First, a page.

There’s a great The Onion bit about the five-year old screenwriter of the fifth Fast and Furious movie, with the implication being that all the movies are just VROOM VROOM and BIG EXPLOSION. That’s not completely wrong. Those are the two things promised in every F&FCU film. At the same time, the twists and turns are real. This is well represented by Hellen Mirren’s “Queenie,” the matriarch of a crime family that includes Jason Statham’s Deckard Shaw and his supercharged siblings. Holy shit is she fantastic. There’s no phoning it in. Here’s a clip of her robbing a jewelry store opening and then running off in a damn Noble M600! Just the way she says “Dominic Tor-ehto” in her cockney accent is worth the price of admission.
Zachary Ty Bryan as the Jock Kid
Fast and the Furious: Tokyo Drift is, in my opinion, the best sequel, and it doesn’t hurt that the older kid from Home Improvement plays a high school jerk. It’s extremely Friday Night Lights and it works extremely well as a prologue to a movie premised on the extremely southern Lucas Black moving to Japan and befriending Lil’ Bow Wow to race against the nephew of some yakuza. What a weird sentence.
Ronda Rousey as a Bodyguard
The Furious 7 fight between UFC champ Ronda Rousey and Michelle Rodriguez is an all-timer. It’s not an exactly difficult part for Rousey to play, but it’s still a lot of fun to watch. When she drawls out “You ain’t that charming bitch” it’s worth a real big laugh in the theater.
Other famous cameos include Minka Kelly, Iggy Azalea, Rita Ora (who?), and Keiichi Tsuchiya. Even Gina Carano shows up as someone you think is good but is actually terrible (what a shock…).
The Cars Are Exceptional
I think the series tends to be painted by the first film, which is the one I think almost everyone has seen. The cars in that film tend towards NOPI Nationals-era JDM (Supras, Civics, S2ks), with a healthy dose of American Muscle (SVT Lightning and Dodge Charger). While those types of cars continue to appear in later films, there’s a remarkably diverse set of vehicles across the series.
[Editor’s Note: Okay, I snuck in that one from here. Sorry, Matt. – JT]
Here’s a list of some random prominent cars: 1970 Plymouth Barracuda, Ford Escort MK1 RS1600, Jensen Interceptor, WRX STi GH, Alfa Romeo Giulietta 940, Lamborghini Gallardo Superleggera, Eagle Speedster, Ferrari FXX, 1972 Dodge Charger Daytona. Wait, they’re not random at all, those are the featured cars in just one film (Fast and Furious 6)!
Did I mention they shoot a Pontiac Fiero into space?
There are characters and there are characters. I’m talking about the Harry Lime of Orson Welles, the Mags Bennett of beloved character actress Margot Martindale, and the Harry Caul of Gene Hackman. I’ll add Han Lue (aka Han Seoul-Oh) of these films, portrayed sympathetically by Sung Kang, to this list. This isn’t to denigrate any of the other performances, but there is something special about Kang’s Han that makes the films rewarding to watch.
First of all, Kang is a legit and delightful car person. I’ve had the chance to talk cars with him on a couple of occasions and he’s inquisitive and warm. I highly recommend this write-up from Kristen Lee over at The Drive if you want to learn more about Kang.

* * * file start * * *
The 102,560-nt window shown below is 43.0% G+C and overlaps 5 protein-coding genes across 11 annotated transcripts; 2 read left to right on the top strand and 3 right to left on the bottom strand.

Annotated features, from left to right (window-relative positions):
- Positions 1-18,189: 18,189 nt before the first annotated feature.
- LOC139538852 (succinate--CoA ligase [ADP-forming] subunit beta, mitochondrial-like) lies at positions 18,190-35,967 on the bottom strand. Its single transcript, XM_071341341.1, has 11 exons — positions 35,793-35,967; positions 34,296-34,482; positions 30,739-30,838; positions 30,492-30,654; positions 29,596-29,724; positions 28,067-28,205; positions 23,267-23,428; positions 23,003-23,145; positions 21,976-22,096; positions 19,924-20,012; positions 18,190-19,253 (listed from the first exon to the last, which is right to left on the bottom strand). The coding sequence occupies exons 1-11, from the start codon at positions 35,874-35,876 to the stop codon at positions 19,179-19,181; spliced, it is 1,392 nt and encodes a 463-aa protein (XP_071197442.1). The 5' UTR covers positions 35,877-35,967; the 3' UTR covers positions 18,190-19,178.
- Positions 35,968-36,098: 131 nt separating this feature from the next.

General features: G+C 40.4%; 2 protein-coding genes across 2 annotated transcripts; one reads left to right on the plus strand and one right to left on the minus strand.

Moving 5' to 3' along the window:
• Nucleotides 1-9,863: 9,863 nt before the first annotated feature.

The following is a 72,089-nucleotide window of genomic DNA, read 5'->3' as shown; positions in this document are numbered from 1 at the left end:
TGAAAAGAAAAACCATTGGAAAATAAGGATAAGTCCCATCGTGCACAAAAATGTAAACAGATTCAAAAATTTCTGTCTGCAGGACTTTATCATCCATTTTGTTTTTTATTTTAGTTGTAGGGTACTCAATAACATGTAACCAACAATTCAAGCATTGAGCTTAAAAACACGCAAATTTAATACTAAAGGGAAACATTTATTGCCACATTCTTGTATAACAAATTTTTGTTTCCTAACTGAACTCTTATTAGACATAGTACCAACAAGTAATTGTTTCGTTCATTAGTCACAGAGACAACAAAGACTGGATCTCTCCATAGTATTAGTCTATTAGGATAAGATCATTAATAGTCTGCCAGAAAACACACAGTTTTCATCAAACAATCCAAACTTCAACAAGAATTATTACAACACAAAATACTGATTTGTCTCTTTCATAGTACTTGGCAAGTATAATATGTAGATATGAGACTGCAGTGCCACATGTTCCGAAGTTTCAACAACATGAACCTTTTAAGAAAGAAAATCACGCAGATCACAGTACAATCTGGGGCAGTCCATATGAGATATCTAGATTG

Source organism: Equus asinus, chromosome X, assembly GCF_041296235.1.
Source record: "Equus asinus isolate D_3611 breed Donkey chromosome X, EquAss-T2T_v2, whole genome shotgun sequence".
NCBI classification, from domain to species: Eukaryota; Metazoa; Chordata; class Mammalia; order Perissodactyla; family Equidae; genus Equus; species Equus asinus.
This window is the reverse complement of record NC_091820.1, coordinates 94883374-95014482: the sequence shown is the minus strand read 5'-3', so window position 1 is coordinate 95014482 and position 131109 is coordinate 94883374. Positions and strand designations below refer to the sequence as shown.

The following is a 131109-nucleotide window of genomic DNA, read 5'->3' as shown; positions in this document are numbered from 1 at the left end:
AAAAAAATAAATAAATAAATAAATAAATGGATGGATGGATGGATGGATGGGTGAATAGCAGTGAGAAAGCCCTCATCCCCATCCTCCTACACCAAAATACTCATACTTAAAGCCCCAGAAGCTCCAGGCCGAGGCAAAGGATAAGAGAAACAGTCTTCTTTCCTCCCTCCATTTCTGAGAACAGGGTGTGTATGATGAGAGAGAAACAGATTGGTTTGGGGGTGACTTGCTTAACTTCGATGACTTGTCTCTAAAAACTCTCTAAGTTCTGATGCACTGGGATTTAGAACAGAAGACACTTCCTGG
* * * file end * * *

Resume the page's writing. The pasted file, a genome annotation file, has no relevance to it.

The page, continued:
He first shows up in a non-F&FCU film as Han in director Justin Lin’s excellent “Better Luck Tomorrow” as a petty criminal whose crimes start to spiral out of control. I’d argue, actually, that this is an F&FCU film as both Lin and Kang have both said it’s the same Han.
Han is the perfect foil to Vin Diesel’s Dom, who always seems to be carrying a classic Dodge Charger on his shoulders. Han, by comparison, is relaxed and approachable, constantly snacking on chips. His story arc with Gisele is also one of the more surprising and enjoyable subplots in any series.
Some Of The Writing/Directing Is Actually Good
I know this is going to be hard to believe, but the writing and directing in the film, while inconsistent, occasionally reaches pretty great heights. I mentioned Harry Lime on purpose, because there’s a great scene with Han in Tokyo Drift that’s kind of the ideological inverse of Lime’s similar speech in The Third Man. In fact, I wonder if that isn’t a reference?
I’d also argue, in Furious 7, the Paul Walker speech where he tries to explain his feelings about his quieter life as a dad by saying “I miss the bullets” is also excellent dialogue.
The directors are also quite good. There’s Justin Lin, who also directed all of your favorite episodes of Community. There’s the John Singleton (Boyz n the Hood) and F. Gary Gray (Both Friday and the TLC “Waterfalls” video).
One of the places where I think the directing excels is in the balancing of practical and CGI stunts. Check out this chase:
There’s definitely some CGI in there, but you get a nice mix of both. It’s like this throughout the series, blending the real and the virtual.
There Are Exceptional Villains
There’s an argument to be made that the baddies are more fun than the do-gooders, though most of the characters in these films exist on a pretty wide continuum. It’s easy to forget antagonists like Mose Jakande (played by Djimon Hounsou) and Brixton Lore (played by Idris Elba) because they exist in the same universe as Sonny Chiba’s stellar Kamata (in Tokyo Drift), Jason Statham as Deckard Shaw, and freakin’ Academy Award winner Charlize Theron as Cipher.
Honestly, Charlize Theron and her crazy haircuts are worth of their own post at some point in the future.
They Aren’t Perfect But, Again, Who Cares
The MCU, especially post-Endgame, is just exhausting. Star Wars fans have mostly ruined Star Wars and are somehow more factionalized than the world the films created. The F&FCU is extremely flawed, in ways that are sometimes even worse than either of the other universes. For instance:
- A lot of people are probably dead as collateral damage, which is rarely remarked on.
- The series goes from B-movie crime spree to extreme/dark thriller to over-the-top spy movies too quickly, with little transition.
- While the stunts are fun to watch, they’re often comically unrealistic even by movie standards.
- Because of a weird charter issue, the actual release order of the films does not match the chronological order, which means you have to accept some huge anachronisms.
You know what the best part about any F&FCU film is? I ain’t gotta mute my tweets because I’m tired of people complaining about it. The weird ret-cons, the infinitely long runways, and 900-gear shifters are part of the silly universe and fans seem to be able to accept that without getting all bent out of shape.